• Outside the event horizon, the gravitational field of a black hole is not different than that of a star (of a similar mass). Thus, black holes do not "suck" matter inside. In fact, it was thought (for a short while) that in the centre of our own sun there is a black hole.
• However, inside the event horizon, space-time is bent in such a way that everything that crosses the event horizon (falls in) must continue inward, until it reaches the "centre". This point is known as the "singularity", as at that point, space-time is bent to infinity, causing infinite density. The known laws of physics break around that point, and what happens there is unknown.
• If the sun would turn into a black hole (it wouldn't), the radius of its event horizon would be ~3 kilometres.
• Locally, there is nothing special in the event horizon: namely, if you take a spaceship and cross the event horizon, you will not even notice it. However, globally there is, of course: if you signal some information backward, to a friend outside the event horizon, the information would never reach him. What will happen is that as you approach the event horizon, the signals received will become longer and longer (this is known as "the gravitational redshift"), and the last signal that could be received- the one that you send just before crossing the event horizon - will take infinite amount of time to be received.
• Black holes do exist in nature. There are firm evidence that in the centre of our own galaxy (the milky way), there is a super-massive black hole, whose mass is approximately 1 million times the mass of our sun. It is widely accepted idea that black holes of similar - and even greater masses exist at the centres of all galaxies.
• Of course, while we cannot see black holes directly, we can tell their existence by their influence on their surrounding: we can see matter spiralling into something, and can calculate the mass of that "something" and its size, and thereby infer that it is a black hole.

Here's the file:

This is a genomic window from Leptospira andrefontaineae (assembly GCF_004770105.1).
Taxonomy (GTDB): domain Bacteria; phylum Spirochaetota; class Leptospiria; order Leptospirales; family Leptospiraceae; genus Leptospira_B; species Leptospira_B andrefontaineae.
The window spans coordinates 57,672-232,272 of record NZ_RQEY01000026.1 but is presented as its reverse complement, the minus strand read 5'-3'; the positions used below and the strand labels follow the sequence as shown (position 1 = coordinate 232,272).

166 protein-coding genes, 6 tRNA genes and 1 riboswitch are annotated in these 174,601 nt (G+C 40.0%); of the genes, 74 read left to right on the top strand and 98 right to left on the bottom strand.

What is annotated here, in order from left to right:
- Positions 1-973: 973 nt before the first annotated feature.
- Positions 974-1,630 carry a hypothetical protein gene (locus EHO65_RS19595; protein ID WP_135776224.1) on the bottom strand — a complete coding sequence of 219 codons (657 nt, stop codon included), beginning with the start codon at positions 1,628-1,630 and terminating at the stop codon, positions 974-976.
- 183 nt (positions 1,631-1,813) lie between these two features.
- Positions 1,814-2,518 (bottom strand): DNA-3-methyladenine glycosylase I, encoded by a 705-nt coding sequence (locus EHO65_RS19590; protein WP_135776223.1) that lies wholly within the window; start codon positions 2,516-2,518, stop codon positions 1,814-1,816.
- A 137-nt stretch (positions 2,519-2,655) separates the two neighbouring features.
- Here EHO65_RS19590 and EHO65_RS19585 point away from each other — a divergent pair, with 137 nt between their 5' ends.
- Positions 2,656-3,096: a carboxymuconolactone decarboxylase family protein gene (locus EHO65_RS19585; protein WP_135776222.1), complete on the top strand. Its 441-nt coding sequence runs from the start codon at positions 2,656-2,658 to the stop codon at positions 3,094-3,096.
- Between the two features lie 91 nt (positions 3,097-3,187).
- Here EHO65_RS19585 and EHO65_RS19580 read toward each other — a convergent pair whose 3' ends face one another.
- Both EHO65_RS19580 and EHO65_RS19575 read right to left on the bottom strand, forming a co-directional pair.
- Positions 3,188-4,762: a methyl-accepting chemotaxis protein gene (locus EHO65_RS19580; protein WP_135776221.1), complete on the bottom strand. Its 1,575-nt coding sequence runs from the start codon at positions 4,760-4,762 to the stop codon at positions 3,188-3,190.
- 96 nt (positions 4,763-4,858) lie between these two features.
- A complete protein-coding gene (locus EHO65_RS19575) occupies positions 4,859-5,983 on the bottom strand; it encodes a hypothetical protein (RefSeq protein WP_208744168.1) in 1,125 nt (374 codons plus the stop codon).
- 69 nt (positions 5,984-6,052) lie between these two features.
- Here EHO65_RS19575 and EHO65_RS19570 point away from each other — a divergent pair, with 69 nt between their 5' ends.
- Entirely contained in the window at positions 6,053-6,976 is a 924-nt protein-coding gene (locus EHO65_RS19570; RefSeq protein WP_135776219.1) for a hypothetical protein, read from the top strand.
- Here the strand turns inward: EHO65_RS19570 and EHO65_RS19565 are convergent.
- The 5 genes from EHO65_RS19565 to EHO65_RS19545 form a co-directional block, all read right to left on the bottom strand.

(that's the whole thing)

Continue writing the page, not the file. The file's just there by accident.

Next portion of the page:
• Black holes can be formed in nature once a star exhausts all its fuel. The star then collapses. If the star's initial mass is not too high (as is the case in our sun), the collapse will stop due to the quantum mechanical effect, known as the "electron degeneracy pressure". In short, all the atoms in the star are compressed by gravity, and are brought close together, forming a plasma. However, Pauli's exclusion principle (one of the basic facts of quantum mechanics) tells that two electrons cannot occupy the same orbit. This causes a force that opposes gravity. Once this happens, the star becomes a "white dwarf". If, on the other hand, the star is massive enough (above a limit known as Chandrashekhar mass, about 1.4 times the mass of our sun), there is no force that could stop gravity, and the star would eventually collapse into a black hole. Once formed, black holes can increase their mass (if new material is falling in), and even merge together - this is how, it is believed, the supermassive black holes at the centre of galaxies were made.
• Black holes are not entirely black. As was shown by Hawking, quantum mechanical effects lead to very dim radiation emerging from the event horizon of black holes. This also means that black holes could eventually evaporate, after radiating away all their energy. However, this radiation is so dim it cannot be detected (and could not be detected in the foreseen future). The mass lost by any (stellar-size) black hole due to such radiation is so small it will take much longer than the age of the universe to evaporate a black hole.
• Black holes are very simple entities: the famous "no hair" theorem states that all black holes can be fully characterized by only three numbers: (1) mass; (2) "spin" which is an intrinsic rotation; and (3) electric charge. However, it was shown that in nature, a charged black hole is likely to discharge very quickly, leaving only two numbers to fully describe it.